It’s not enough to put in automatic features in retirement plans if those features don’t push people into saving at a high enough rate, or to take an active role in choosing investments for their account.
That’s according to a report in Psychology Today, which says that in fact automatic features may be deceiving participants into thinking that their retirement is taken care of, in the way a defined benefit pension once took care of the monthly income needs of retirees.
However, the opposite is true — and in fact people often completely lose sight of the fact that they are fully responsible for the outcome of their retirement savings, while that was not the case for pension plans.
Auto-features have resulted in more people saving for retirement, but they’re not saving enough.
A Vanguard report says that, of its customers enrolled in an automatic savings plan, 52% were in a program that only saved 3%, while another 28% had savings rates of 4–5% and only 20% had a savings rate of 6% or greater.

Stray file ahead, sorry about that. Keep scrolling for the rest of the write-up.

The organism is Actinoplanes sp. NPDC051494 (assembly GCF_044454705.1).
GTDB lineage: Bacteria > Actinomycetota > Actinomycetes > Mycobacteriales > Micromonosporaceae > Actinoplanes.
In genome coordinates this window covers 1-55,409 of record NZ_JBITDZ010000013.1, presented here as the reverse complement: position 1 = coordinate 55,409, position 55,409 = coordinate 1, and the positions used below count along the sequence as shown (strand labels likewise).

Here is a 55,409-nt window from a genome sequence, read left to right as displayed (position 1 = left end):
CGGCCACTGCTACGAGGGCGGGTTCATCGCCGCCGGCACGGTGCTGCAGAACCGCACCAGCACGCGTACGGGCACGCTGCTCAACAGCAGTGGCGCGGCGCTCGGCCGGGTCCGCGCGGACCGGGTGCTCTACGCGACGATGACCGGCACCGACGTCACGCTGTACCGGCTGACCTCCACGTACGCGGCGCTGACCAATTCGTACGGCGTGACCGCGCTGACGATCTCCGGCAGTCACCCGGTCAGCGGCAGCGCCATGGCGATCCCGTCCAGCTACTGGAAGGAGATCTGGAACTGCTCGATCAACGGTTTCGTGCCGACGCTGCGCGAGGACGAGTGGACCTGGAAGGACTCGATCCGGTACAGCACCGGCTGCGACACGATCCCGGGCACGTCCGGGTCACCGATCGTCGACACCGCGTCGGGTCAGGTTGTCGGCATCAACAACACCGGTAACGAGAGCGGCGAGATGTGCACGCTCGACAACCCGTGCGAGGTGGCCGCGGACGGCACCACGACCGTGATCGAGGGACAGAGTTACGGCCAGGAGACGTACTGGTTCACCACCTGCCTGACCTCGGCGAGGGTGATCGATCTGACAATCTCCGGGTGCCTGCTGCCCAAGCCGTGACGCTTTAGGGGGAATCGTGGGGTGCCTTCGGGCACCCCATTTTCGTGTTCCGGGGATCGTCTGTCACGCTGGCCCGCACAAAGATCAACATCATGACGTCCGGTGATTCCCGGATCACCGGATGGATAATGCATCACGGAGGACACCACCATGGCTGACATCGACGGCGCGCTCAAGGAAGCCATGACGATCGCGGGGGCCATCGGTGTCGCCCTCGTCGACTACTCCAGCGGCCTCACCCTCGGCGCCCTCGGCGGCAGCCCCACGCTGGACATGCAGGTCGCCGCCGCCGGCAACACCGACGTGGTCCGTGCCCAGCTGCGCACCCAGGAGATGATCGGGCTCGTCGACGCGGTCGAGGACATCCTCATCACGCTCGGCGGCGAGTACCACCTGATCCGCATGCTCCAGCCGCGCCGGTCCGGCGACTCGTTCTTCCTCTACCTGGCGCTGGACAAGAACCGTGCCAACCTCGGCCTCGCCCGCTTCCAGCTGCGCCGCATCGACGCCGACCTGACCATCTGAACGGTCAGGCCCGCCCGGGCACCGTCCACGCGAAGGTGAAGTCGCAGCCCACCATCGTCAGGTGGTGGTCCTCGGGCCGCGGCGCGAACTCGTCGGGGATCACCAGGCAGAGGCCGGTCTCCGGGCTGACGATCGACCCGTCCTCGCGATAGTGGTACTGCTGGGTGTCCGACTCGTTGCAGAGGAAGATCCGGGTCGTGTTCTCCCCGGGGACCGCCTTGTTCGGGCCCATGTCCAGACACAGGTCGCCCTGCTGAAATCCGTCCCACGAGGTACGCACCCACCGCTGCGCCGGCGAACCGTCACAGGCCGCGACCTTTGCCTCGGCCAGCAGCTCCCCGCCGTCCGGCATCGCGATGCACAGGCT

While Vanguard did not specify how many participants were saving 15% or more, the report says that “it was likely a fraction of 20%.”
And the average Vanguard customer saved just 6.2% of their income, with a median saving rate of 5% in 2016. Says the report, “Interestingly, these numbers were lower than any time since 2007, and Vanguard attributed the declines to an ‘increase in automatic enrollment.’”
In another report, Wells Fargo found that fewer than 40% of individuals automatically enrolled in its savings plan have a savings rate of 10% or more. In yet another report, Alight Solutions found in its 2017 survey of large employers that 37% of employers provided a default savings rate of 3%, and another 30% have a rate of 6%.